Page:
May 15, 2018

Repeal is Only Solution to ‘Hard Cases’, say Former Attorney Generals

Two former attorney generals and a former Supreme Court judge gathered together today to call for repeal.

Dominic McGrathEditor

The “hard cases” can only be dealt with by repealing the eighth amendment, two former attorney generals and an ex-Supreme Court judge have said.

An amendment to the constitution that would solely deal with abortion for cases of rape or incest couldn’t work, John Rogers, Michael McDowell and Ms Justice Catherine McGuinness said at a Together for Yes event this morning.

McDowell, who was Attorney General from 1999 to 2002 and is a current senator, said that if the eighth amendment isn’t repealed “people will commit offences and they will be liable to be criminally punished”.


In a joint statement, the trio said: “The idea that the ‘hard cases’ can be dealt with by an alternative constitutional amendment or wording, for example, to provide for instances of rape or incest, are not workable for the simple reason that to determine such events had occurred would require an inquiry procedure that would be incompatible with the timescale for the resolution of the woman’s crisis. Any such provision would lead to unwieldy litigation with uncertainty of outcome.”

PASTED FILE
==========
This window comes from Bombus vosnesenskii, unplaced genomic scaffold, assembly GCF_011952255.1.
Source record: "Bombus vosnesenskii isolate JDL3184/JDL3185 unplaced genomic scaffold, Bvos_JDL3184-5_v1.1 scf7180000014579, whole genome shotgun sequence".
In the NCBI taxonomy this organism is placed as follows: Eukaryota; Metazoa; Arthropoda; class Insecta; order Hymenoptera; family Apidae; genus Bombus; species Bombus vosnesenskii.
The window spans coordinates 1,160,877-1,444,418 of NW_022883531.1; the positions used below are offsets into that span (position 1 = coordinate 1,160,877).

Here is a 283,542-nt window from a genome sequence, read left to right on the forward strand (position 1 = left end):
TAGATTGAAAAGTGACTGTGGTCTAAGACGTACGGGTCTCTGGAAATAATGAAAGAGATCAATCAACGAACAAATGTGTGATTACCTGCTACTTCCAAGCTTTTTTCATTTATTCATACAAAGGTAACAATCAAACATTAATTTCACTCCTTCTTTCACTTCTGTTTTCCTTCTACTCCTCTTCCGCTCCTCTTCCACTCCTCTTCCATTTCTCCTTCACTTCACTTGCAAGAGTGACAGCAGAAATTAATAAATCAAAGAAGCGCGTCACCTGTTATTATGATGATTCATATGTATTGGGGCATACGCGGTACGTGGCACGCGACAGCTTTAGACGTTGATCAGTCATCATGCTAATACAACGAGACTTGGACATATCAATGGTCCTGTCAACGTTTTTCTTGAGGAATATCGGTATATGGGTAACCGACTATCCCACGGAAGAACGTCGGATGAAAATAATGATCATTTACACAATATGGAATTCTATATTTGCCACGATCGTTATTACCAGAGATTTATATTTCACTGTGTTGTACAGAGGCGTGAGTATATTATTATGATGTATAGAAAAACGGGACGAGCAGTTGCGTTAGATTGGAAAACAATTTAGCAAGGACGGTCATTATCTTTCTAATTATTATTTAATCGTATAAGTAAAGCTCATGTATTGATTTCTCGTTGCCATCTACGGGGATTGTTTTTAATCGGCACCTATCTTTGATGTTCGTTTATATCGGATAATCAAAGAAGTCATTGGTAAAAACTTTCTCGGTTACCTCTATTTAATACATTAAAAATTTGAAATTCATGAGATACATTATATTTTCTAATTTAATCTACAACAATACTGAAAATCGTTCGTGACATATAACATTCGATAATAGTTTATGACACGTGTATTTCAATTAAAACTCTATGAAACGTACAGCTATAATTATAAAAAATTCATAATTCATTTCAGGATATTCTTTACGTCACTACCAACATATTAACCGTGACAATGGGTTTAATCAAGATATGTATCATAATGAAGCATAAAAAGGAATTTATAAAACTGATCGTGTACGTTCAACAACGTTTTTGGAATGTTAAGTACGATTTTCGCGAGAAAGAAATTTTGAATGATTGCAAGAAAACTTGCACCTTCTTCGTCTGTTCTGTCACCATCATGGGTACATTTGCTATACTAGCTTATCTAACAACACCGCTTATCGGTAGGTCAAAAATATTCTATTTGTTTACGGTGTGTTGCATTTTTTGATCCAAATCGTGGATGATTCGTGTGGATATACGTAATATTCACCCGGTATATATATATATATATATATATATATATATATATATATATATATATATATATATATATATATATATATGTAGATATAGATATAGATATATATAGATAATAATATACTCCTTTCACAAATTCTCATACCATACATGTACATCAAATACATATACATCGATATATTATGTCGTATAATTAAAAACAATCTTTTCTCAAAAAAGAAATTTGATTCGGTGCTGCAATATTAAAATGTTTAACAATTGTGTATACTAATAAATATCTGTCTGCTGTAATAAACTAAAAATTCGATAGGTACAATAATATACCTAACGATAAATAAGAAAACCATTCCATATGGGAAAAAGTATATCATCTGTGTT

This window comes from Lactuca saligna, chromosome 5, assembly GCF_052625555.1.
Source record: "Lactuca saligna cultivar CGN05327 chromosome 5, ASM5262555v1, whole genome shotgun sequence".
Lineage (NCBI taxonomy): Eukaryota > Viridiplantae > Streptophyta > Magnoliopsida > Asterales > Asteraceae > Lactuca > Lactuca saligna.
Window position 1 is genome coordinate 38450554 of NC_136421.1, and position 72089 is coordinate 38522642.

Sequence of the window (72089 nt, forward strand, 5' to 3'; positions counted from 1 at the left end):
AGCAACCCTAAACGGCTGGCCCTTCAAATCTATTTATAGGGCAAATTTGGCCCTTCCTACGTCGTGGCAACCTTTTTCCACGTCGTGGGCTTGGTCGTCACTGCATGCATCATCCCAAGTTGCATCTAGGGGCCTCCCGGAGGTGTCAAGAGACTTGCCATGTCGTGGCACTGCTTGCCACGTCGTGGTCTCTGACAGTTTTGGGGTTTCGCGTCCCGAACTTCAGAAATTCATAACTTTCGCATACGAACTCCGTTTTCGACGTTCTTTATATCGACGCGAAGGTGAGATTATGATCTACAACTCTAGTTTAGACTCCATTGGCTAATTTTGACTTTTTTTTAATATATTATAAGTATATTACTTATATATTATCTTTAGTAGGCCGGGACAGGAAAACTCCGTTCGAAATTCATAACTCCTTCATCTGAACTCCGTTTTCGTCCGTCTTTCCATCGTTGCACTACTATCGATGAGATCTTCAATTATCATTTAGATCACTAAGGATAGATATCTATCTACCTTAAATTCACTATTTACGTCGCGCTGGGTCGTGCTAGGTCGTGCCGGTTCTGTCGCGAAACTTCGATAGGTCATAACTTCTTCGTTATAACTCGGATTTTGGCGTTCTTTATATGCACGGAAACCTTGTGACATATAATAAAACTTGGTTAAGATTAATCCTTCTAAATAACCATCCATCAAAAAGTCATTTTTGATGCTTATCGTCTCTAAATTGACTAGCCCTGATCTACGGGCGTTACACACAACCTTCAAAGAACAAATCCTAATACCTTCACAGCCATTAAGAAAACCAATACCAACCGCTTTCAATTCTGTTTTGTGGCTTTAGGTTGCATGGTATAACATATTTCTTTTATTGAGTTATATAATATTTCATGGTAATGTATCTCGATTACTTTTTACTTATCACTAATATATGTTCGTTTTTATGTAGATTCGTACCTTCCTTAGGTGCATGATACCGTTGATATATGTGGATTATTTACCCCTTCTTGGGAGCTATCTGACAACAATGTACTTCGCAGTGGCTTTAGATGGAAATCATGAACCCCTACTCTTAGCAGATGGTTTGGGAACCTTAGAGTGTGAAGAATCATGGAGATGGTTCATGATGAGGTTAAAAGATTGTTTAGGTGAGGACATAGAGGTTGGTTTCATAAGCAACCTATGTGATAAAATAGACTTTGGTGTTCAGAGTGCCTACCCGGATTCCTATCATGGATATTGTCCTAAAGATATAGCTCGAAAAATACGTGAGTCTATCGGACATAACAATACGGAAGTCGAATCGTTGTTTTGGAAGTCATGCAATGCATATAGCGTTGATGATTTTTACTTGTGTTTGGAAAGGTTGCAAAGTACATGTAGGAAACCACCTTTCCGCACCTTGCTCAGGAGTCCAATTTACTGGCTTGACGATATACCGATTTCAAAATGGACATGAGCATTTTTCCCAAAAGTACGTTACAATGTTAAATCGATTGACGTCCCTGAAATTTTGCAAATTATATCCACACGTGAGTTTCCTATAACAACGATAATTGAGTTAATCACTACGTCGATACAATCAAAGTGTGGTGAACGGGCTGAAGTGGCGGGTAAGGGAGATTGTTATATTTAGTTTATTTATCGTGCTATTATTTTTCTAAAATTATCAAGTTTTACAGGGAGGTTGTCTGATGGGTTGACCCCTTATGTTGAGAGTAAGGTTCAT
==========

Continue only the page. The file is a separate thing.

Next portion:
McGuiness, who retired from the Supreme Court in 2006, has been a prominent supporter of repeal, with photos of the 83-year old out canvassing circulating on social media. McGuinness appealed for change: “Here we have all these women who are treated this way and we are supposed to turn a blind eye to that?”

“The court cases since 1983 show that the Eighth Amendment means that it is only where there is a real and substantial risk to the life of the woman that termination of pregnancy can arise. A girl or woman who has been raped or suffered incest need not turn to the Eighth Amendment. A woman with a pregnancy with a fatal foetal abnormality need not turn to the Eighth”, the statement said.

“To those who say hard cases make bad law, I say hard cases and bad law together make for tragedies”, McDowell said.

Rogers, who was Attorney General from 1984 to 1987, said the advent of the abortion pill meant that “to use it is to carry out an unlawful act under the constitution”.

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